Details for Costume Attendants
Select, fit, and take care of costumes for cast members, and aid entertainers.
- Create worksheets for dressing lists, show notes, or costume checks.
- Provide dressing assistance to cast members or assign cast dressers to assist specific cast members with costume changes.
- Arrange costumes in order of use to facilitate quick-change procedures for performances.
- Design or construct costumes or send them to tailors for construction, major repairs, or alterations.
- Examine costume fit on cast members and sketch or write notes for alterations.
- Distribute costumes or related equipment and keep records of item status.
- Check the appearance of costumes on stage or under lights to determine whether desired effects are being achieved.
- Clean and press costumes before and after performances and perform any minor repairs.
- Collaborate with production designers, costume designers, or other production staff to discuss and execute costume design details.
- Monitor, maintain, or secure inventories of costumes, wigs, or makeup, providing keys or access to assigned directors, costume designers, or wardrobe mistresses/masters.
- Purchase, rent, or requisition costumes or other wardrobe necessities.
- Study books, pictures, or examples of period clothing to determine styles worn during specific periods in history.
- Return borrowed or rented items when productions are complete and return other items to storage.
- Review scripts or other production information to determine a story's locale or period, as well as the number of characters and required costumes.
- Inventory stock to determine types or conditions of available costuming.
- Direct the work of wardrobe crews during dress rehearsals or performances.
- Participate in the hiring, training, scheduling, or supervision of alteration workers.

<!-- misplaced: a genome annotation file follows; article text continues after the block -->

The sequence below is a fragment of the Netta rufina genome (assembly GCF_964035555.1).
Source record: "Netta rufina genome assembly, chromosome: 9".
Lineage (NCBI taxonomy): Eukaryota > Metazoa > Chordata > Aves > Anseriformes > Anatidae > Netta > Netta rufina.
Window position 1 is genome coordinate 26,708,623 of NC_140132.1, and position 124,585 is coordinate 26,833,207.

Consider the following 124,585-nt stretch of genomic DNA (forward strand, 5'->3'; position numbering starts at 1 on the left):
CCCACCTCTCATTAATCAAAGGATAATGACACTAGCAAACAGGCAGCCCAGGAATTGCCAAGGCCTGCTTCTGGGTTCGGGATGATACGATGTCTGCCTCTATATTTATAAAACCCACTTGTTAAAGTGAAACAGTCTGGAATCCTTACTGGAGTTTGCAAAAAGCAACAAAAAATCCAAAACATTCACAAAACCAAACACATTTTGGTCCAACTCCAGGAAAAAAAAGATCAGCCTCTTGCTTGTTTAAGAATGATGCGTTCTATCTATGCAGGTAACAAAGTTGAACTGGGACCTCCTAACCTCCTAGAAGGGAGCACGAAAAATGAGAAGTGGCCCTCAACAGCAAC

- Provide managers with budget recommendations and take responsibility for budgetary line items related to costumes, storage, or makeup needs.
- Assign lockers to employees and maintain locker rooms, dressing rooms, wig rooms, or costume storage or laundry areas.
- Recommend vendors and monitor their work.
- Care for non-clothing items, such as flags, table skirts, or draperies.
- Realistic - Realistic occupations frequently involve work activities that include practical, hands-on problems and solutions. They often deal with plants, animals, and real-world materials like wood, tools, and machinery. Many of the occupations require working outside, and do not involve a lot of paperwork or working closely with others.
- Artistic - Artistic occupations frequently involve working with forms, designs and patterns. They often require self-expression and the work can be done without following a clear set of rules.
- Conventional - Conventional occupations frequently involve following set procedures and routines. These occupations can include working with data and details more than with ideas. Usually there is a clear line of authority to follow.
Education, training, experience
- Education - These occupations usually require a high school diploma.
- Training - Employees in these occupations need anywhere from a few months to one year of working with experienced employees. A recognized apprenticeship program may be associated with these occupations.
- Experience - Some previous work-related skill, knowledge, or experience is usually needed. For example, a teller would benefit from experience working directly with the public.
- Administration and Management - Knowledge of business and management principles involved in strategic planning, resource allocation, human resources modeling, leadership technique, production methods, and coordination of people and resources.
- Design - Knowledge of design techniques, tools, and principles involved in production of precision technical plans, blueprints, drawings, and models.
- Fabric and Apparel Patternmakers
- Floral Designers
- Makeup Artists, Theatrical and Performance
- Prepress Technicians and Workers
- Tailors, Dressmakers, and Custom Sewers